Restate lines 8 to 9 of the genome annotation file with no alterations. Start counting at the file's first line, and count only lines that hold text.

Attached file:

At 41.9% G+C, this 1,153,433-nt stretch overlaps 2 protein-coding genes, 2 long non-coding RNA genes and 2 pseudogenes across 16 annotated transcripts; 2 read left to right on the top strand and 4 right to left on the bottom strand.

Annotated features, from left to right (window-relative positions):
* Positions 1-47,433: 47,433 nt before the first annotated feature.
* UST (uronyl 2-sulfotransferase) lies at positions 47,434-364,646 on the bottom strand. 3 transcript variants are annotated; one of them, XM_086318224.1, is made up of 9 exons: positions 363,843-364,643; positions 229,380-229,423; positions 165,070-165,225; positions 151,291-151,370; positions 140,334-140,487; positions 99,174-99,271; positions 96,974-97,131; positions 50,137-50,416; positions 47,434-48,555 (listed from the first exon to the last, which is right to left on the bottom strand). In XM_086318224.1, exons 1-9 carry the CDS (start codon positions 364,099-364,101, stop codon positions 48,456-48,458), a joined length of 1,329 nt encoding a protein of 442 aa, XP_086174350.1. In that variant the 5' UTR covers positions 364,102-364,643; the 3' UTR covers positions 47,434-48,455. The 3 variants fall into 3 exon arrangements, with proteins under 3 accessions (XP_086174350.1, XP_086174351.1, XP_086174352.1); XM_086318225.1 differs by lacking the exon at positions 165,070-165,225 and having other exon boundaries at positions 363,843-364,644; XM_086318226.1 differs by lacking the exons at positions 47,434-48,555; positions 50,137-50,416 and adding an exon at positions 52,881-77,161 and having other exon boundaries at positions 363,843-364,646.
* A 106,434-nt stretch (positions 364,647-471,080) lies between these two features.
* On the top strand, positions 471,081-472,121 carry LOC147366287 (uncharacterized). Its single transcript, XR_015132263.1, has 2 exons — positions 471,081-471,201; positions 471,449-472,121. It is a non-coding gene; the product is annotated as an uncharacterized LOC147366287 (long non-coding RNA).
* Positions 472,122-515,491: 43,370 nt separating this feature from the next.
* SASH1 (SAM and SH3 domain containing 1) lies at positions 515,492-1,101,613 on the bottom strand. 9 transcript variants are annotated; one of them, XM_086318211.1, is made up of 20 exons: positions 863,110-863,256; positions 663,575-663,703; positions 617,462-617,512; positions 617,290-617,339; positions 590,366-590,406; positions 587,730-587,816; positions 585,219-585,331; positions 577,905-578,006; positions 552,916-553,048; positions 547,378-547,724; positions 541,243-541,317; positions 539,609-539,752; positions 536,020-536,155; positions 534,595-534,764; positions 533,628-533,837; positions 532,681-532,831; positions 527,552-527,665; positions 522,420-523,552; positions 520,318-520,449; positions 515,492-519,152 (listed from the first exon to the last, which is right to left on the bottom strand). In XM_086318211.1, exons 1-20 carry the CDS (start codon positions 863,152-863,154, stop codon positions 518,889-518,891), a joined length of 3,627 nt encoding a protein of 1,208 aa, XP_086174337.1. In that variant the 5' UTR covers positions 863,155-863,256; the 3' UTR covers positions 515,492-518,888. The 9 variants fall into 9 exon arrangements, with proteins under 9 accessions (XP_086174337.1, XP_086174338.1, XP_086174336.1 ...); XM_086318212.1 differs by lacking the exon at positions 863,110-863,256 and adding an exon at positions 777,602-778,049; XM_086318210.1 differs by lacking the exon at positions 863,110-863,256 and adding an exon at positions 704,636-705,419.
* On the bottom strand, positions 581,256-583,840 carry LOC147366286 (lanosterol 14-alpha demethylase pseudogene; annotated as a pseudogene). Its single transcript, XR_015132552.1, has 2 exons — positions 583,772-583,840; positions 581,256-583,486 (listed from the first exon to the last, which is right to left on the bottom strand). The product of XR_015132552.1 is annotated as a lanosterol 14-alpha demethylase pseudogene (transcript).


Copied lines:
* SASH1 (SAM and SH3 domain containing 1) lies at positions 515,492-1,101,613 on the bottom strand. 9 transcript variants are annotated; one of them, XM_086318211.1, is made up of 20 exons: positions 863,110-863,256; positions 663,575-663,703; positions 617,462-617,512; positions 617,290-617,339; positions 590,366-590,406; positions 587,730-587,816; positions 585,219-585,331; positions 577,905-578,006; positions 552,916-553,048; positions 547,378-547,724; positions 541,243-541,317; positions 539,609-539,752; positions 536,020-536,155; positions 534,595-534,764; positions 533,628-533,837; positions 532,681-532,831; positions 527,552-527,665; positions 522,420-523,552; positions 520,318-520,449; positions 515,492-519,152 (listed from the first exon to the last, which is right to left on the bottom strand). In XM_086318211.1, exons 1-20 carry the CDS (start codon positions 863,152-863,154, stop codon positions 518,889-518,891), a joined length of 3,627 nt encoding a protein of 1,208 aa, XP_086174337.1. In that variant the 5' UTR covers positions 863,155-863,256; the 3' UTR covers positions 515,492-518,888. The 9 variants fall into 9 exon arrangements, with proteins under 9 accessions (XP_086174337.1, XP_086174338.1, XP_086174336.1 ...); XM_086318212.1 differs by lacking the exon at positions 863,110-863,256 and adding an exon at positions 777,602-778,049; XM_086318210.1 differs by lacking the exon at positions 863,110-863,256 and adding an exon at positions 704,636-705,419.
* On the bottom strand, positions 581,256-583,840 carry LOC147366286 (lanosterol 14-alpha demethylase pseudogene; annotated as a pseudogene). Its single transcript, XR_015132552.1, has 2 exons — positions 583,772-583,840; positions 581,256-583,486 (listed from the first exon to the last, which is right to left on the bottom strand). The product of XR_015132552.1 is annotated as a lanosterol 14-alpha demethylase pseudogene (transcript).